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What You Should Know About Stretching, Warming Up

There is a process to exercising, a process that is often misunderstood by most. Time to clear it up as it relates to stretching and warming up.

Some facts on this:

1. They are not the same. Some people believe that stretching and warming up are more or less the same. They’re not. Warming up is designed to prepare an individual for the demands of the physical activity that follows. As such, a few minutes of engaging in low-intensity whole-body exercise (e.g., jogging in place) can be an appropriate warm-up. Warming up should always precede stretching because stretching cold muscles can result in an injury to the affected musculature.

2. Mixed Results. Studies that have attempted to identify the benefits of stretching have produced inconclusive results. Some investigations have found that stretching can be quite helpful, whereas others have determined that minimal, if any, benefits occur. However, advocates of stretching promote several positive by-products of this particular form of exercising, including increased range of motion in the joints, improved muscular coordination, reduced level of muscle tissue tension and enhanced level of blood circulation to various parts of the body.

3. On Target. When individuals stretch, they should focus on the major muscles and joints in their body (e.g., legs, hips, lower back, neck, and shoulders)–the ones that likely will be involved in the activity that follows. It also is important for a stretching regimen to be bilateral. Both sides of the body should be stretched.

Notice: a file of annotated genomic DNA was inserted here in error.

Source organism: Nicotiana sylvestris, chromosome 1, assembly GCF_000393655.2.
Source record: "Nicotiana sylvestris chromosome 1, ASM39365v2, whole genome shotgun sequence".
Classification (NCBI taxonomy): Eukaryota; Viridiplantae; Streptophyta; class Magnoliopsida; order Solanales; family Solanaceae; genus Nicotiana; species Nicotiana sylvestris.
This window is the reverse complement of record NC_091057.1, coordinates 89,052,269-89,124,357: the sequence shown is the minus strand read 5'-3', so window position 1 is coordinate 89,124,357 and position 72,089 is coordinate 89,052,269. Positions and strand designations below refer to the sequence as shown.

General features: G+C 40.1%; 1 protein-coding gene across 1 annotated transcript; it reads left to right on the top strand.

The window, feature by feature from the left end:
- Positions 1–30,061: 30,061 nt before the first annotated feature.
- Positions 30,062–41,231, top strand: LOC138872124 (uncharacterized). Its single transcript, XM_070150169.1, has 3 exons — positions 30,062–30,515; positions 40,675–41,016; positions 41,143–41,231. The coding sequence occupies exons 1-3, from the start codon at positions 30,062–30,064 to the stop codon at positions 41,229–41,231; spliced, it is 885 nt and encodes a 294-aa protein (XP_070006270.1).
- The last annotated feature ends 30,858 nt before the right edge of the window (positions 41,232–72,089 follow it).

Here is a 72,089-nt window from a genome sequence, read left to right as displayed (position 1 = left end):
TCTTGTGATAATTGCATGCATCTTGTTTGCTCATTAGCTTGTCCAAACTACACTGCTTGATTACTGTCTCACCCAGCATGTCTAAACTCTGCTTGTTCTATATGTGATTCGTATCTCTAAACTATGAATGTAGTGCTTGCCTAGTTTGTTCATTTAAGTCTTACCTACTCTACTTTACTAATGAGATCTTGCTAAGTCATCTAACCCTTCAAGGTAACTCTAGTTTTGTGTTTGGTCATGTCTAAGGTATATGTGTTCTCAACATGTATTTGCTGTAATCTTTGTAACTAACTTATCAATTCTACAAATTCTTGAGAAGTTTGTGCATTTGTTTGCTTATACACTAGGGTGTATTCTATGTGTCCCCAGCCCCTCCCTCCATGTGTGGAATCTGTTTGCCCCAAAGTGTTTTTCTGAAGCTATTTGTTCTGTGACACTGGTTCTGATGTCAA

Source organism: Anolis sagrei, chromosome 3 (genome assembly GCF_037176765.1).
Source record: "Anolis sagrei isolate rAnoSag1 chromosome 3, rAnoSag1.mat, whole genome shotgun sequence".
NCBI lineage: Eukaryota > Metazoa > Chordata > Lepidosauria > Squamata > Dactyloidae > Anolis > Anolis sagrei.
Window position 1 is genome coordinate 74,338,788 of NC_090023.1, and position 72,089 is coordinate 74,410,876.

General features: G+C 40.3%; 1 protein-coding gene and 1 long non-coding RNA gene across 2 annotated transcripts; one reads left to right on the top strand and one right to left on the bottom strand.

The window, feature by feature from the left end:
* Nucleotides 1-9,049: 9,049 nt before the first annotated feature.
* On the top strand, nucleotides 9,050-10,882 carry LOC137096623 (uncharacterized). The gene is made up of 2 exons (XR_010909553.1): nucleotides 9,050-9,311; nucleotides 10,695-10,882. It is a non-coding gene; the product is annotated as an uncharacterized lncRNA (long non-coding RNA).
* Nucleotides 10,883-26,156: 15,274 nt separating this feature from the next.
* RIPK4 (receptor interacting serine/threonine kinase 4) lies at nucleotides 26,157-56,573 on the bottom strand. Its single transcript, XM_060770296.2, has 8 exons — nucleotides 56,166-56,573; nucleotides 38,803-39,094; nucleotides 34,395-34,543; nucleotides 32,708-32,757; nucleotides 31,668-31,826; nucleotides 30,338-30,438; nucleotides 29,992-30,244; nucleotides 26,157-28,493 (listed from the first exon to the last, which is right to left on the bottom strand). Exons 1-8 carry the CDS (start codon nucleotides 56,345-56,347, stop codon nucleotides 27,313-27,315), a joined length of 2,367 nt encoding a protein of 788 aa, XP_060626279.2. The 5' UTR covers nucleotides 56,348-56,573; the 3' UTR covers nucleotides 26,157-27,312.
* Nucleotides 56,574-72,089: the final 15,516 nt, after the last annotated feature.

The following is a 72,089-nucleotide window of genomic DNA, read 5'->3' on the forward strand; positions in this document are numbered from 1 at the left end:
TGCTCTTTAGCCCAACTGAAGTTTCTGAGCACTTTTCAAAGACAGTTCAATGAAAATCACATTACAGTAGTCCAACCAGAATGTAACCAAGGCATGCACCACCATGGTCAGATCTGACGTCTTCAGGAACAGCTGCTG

4. JERKY CONSEQUENCES. Stretching exercises should be performed slowly and smoothly. Stretching exercises done in a bouncing manner can be counterproductive. Not only can undue stress be placed on the joint(s), small tears in the muscle(s) also can occur. Furthermore, because these tears can leave scar tissue as the muscle heals, which will tighten the muscle even further, the net result can be that the exerciser will wind up less flexible and more prone to pain.

5. ABSTAIN FROM PAIN. Although exercising should not be painful, stretching may cause some individuals to experience a degree of muscle soreness for a few days. Pain, on the other hand, is a signal that a person has stretched too far. The underlying expectation while stretching should be to feel tension, rather than pain, in the involved muscles and connective tissues.

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